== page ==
How should we create the kind of leaders that we need for this new world?
Steve Denning: In some sectors, there is a very large experience of training leaders for the emerging Creative Economy. This is particularly so in the software development sector, where innovation is the driving force. This sector has the largest and most developed approach to training leaders for continuous innovation and self-organizing teams. By and large, the experience has been largely positive and could certainly be applied to other sectors. Other sectors could learn a great deal from it.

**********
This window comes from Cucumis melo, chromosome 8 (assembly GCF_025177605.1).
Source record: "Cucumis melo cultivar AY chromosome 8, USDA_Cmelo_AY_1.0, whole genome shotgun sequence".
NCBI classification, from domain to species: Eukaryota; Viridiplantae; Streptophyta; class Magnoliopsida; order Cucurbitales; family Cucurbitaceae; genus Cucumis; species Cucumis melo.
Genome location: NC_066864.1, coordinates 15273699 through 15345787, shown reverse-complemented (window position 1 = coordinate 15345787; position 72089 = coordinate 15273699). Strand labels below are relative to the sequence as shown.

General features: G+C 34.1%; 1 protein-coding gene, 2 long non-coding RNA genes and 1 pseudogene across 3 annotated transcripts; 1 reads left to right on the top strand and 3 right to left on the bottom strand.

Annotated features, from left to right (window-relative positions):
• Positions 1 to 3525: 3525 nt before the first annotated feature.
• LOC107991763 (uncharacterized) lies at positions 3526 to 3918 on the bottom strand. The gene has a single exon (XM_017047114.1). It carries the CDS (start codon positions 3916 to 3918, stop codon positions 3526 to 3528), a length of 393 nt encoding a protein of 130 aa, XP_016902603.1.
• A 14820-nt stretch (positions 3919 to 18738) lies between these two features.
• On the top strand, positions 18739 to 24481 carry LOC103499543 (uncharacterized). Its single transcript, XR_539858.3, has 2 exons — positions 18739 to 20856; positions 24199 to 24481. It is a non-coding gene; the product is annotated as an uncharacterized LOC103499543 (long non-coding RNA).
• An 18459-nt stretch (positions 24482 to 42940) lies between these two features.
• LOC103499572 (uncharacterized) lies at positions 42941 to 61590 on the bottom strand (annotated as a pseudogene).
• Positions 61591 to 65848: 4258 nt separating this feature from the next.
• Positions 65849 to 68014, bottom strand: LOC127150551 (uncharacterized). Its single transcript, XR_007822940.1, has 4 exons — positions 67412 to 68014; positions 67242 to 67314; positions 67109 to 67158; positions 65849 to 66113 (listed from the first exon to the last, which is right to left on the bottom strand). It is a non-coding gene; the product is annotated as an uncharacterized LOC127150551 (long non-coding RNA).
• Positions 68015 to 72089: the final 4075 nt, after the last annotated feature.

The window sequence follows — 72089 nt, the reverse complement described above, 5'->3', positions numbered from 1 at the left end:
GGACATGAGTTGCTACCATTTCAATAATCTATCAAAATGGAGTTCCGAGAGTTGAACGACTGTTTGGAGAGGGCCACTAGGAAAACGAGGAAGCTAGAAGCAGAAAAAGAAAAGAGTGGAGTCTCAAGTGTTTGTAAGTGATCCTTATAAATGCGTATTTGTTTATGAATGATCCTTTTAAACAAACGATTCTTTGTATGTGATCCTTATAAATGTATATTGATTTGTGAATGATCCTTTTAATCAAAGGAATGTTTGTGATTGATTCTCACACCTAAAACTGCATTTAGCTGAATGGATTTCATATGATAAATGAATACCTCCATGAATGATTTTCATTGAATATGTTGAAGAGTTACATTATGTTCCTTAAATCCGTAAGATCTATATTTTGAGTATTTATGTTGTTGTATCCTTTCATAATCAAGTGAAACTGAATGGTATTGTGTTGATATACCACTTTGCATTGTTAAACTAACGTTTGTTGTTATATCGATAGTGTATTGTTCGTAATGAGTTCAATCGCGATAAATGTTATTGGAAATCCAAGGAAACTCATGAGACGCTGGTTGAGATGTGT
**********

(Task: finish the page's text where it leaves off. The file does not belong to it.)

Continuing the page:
The other aspect of creating the right kind of leaders is of course to change the organizations themselves, so that they encourage the kind of leadership that we need, as opposed to the organizational environments that many speakers described, namely, organizations that kill innovation, that kill enthusiasm, that kill trust, and that kill the spirit that we are looking for in leaders. If you have that kind of a management environment, you hardly need to ask: why don’t we have the kind of leaders that we need? It’s pretty obvious that with those environments, we’re not going to get the kind of leaders that we need. It won’t matter what training programs are put in place. So changing the organization themselves is the most urgent task to achieve the kind of leaders that we need.